Export as HTML

Hello,
I’m writing a course that needs to be delivered as web pages, but I’d like to use Scrivener to write, edit and organise the structure.
I’m experimenting with compiling snippets of the course to create a test web page. I’d like the title structure I’ve established in Scrivener (2.8), to become heading tags (H1, H2, H3) so that I can set up a single style sheet (CSS) to deliver a simple and consistent style.
I tried compiling as HTML but I’m not getting heading tags, just paragraph tags with different styles on each line.
I’d like the output to be bare bones. Basically 3 levels of title converted to H1,2 and 3 tags, and remaining text to be paragraph text and that’s it. Is there any way of doing this in Scrivener 2.8? I’ll happily upgrade to 3 if this helps but couldn’t find any information on what I’m looking for.

Many thanks for any help and assitance.

Paul

There are some tweaks you can make to settings to get a better result:

  1. First ensure your project is set up so that heading structures are reflected in the Draft outline, with items titled as you want them to output. You can’t do this with text typed into the editor, where it is just fonts made to look like headings.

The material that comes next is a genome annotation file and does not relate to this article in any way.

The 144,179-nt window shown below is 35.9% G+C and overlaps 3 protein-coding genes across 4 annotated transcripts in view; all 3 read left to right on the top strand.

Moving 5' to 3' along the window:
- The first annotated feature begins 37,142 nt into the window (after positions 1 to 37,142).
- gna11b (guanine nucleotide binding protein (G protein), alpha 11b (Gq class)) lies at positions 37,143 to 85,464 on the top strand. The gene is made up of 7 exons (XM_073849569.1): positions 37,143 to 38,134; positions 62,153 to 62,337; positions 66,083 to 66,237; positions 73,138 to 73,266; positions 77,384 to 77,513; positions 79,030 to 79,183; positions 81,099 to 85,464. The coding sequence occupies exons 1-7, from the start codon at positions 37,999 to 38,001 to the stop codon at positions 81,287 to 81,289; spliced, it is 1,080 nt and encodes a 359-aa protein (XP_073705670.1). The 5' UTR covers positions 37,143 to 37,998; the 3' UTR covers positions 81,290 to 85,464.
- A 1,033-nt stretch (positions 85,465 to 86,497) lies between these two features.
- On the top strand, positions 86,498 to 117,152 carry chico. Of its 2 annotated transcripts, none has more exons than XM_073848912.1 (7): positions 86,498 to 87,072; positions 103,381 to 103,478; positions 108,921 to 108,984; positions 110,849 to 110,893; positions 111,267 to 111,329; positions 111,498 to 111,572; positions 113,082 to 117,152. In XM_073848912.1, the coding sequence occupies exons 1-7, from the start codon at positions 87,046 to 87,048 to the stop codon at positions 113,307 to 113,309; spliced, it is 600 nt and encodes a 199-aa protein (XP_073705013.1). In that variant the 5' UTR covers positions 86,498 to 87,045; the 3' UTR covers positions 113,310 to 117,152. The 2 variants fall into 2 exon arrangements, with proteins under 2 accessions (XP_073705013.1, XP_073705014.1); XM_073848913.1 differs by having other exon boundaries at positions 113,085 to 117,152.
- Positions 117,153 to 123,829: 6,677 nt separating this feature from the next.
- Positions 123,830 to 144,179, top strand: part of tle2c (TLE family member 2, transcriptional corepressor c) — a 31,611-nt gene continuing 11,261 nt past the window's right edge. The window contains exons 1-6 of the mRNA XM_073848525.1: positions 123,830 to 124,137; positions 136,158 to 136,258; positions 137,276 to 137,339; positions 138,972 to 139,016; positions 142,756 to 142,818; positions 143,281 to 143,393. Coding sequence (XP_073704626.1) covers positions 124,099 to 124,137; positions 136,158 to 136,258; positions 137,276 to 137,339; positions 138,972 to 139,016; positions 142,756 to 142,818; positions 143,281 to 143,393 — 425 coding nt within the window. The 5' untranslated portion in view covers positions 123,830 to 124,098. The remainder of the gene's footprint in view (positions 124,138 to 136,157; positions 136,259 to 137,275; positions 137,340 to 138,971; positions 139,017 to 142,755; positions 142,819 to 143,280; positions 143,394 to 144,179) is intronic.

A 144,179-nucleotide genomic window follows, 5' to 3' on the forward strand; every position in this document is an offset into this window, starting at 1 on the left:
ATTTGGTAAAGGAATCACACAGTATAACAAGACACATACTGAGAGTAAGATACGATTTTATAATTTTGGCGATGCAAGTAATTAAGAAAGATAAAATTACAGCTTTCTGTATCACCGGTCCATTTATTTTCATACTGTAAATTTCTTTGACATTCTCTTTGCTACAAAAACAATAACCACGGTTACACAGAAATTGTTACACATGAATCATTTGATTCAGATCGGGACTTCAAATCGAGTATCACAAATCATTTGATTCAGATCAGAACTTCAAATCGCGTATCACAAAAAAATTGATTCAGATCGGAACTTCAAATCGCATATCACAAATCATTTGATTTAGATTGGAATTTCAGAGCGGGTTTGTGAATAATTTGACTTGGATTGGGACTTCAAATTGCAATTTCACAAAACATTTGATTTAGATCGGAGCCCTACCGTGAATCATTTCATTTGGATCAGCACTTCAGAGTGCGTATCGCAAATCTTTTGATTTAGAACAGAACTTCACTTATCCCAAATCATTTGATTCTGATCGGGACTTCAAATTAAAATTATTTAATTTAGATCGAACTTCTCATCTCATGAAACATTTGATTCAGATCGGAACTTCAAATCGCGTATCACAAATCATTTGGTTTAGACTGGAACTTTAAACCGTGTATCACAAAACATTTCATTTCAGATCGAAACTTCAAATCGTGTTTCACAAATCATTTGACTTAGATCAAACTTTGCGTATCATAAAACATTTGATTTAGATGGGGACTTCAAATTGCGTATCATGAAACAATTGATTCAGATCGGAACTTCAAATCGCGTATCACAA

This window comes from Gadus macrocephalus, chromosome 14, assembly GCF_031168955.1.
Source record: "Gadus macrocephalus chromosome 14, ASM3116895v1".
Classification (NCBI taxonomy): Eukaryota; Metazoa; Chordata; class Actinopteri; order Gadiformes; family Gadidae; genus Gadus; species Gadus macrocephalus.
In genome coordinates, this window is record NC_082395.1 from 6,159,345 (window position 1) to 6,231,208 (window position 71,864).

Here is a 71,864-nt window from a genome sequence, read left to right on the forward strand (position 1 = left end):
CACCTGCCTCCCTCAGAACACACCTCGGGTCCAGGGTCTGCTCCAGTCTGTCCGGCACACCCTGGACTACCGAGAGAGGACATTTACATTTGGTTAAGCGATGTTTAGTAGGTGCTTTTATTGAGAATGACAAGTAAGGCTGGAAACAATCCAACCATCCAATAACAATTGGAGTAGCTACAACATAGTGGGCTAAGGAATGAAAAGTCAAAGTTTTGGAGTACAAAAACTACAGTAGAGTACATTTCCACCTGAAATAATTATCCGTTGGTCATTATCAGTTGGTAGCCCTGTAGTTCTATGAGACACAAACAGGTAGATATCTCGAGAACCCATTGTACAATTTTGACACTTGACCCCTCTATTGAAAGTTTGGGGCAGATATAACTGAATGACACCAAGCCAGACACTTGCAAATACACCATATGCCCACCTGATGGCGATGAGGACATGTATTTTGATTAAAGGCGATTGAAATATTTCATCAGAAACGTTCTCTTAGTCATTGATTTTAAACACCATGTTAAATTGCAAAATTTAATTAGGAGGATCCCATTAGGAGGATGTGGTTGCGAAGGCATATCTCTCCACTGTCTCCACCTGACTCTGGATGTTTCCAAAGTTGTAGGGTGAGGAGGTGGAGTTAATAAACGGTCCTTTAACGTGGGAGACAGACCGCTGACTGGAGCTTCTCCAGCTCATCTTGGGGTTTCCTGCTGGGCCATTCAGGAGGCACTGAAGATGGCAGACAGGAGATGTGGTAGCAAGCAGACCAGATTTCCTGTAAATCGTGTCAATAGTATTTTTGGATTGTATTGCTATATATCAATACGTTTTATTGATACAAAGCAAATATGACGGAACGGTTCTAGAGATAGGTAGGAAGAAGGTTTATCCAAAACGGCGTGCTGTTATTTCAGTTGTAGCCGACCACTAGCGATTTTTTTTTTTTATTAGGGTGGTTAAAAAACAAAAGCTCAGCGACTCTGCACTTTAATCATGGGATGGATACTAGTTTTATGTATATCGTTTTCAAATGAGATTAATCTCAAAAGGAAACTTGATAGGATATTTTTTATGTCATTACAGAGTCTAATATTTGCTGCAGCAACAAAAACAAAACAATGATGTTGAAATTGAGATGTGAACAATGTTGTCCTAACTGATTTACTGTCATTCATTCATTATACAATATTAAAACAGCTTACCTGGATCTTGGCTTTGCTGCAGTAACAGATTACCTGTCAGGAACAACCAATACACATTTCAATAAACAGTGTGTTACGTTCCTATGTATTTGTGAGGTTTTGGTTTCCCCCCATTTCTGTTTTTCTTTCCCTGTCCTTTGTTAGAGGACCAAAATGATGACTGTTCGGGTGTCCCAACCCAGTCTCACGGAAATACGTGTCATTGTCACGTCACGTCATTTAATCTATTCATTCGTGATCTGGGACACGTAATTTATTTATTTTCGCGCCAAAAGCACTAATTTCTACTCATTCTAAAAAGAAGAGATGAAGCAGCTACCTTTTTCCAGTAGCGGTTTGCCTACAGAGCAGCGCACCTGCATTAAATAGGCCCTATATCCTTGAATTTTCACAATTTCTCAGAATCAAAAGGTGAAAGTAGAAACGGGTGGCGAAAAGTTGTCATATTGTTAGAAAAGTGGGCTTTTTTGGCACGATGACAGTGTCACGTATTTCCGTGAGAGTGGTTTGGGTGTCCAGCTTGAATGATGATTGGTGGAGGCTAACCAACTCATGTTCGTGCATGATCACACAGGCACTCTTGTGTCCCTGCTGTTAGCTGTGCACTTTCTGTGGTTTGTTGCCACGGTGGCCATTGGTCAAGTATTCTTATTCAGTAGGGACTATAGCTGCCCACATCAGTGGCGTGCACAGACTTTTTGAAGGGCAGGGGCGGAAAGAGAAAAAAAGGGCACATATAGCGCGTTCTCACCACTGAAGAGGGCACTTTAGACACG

2. In the Formatting compile option pane, enable “Title” checkboxes as necessary, click into the heading in the mock editor, and use the dropdown to the right of the Section Layout… button to set the heading level. Now you’ll get proper headings instead of formatted paragraphs.
  3. In Preferences: Import/Export: Export Options, note the HTML section in the lower middle of the pane. I’d recommend XHTML 1.0 Strict, as HTML4 is ridiculous in this day and age. For styling, “No CSS” is the cleanest output.

That’s all right, and for the most part you’ll be able to style that with CSS however you want. For the best results, avoid bold and italics in headings so that you can let the user agent handle that, the export engine will try to force the issue with

Blah blah…

Objectively the best approach is to adopt Markdown and use Scrivener’s MultiMarkdown → HTML output. Nothing you can get out of a word processor style RTF to HTML conversion will be cleaner and more semantic than that, and that remains true to this day. Plus it’s the only way you’ll get modern HTML5 out of Mac software. It’s also going to be a superior choice if you need tables. Since tables are not officially part of the XHTML strict specification, you would have to drop to using Transitional, which has a far less clean output (those ancient elements for example).

With version 2 that’s about it. Version 3 brings a number of new enhancements, most of which I have outlined in this older post. The good news is that even without a formal use of Markdown you can benefit from that conversion engine as we built a whole conversion engine to MultiMarkdown specifically to produce clean semantic code for ePub3. From the writing side you would by and large use Scrivener as you always have (yes, even including complex formatting like tables).

Otherwise, you’ll find its native HTML output hasn’t changed much, but that’s to be expected as it is largely a function of the Mac itself.

Many thanks for the response. I need to learn how the different sections work. It does sound very powerful, so should suit my needs after a bit of a learning curve.

Take care and thanks again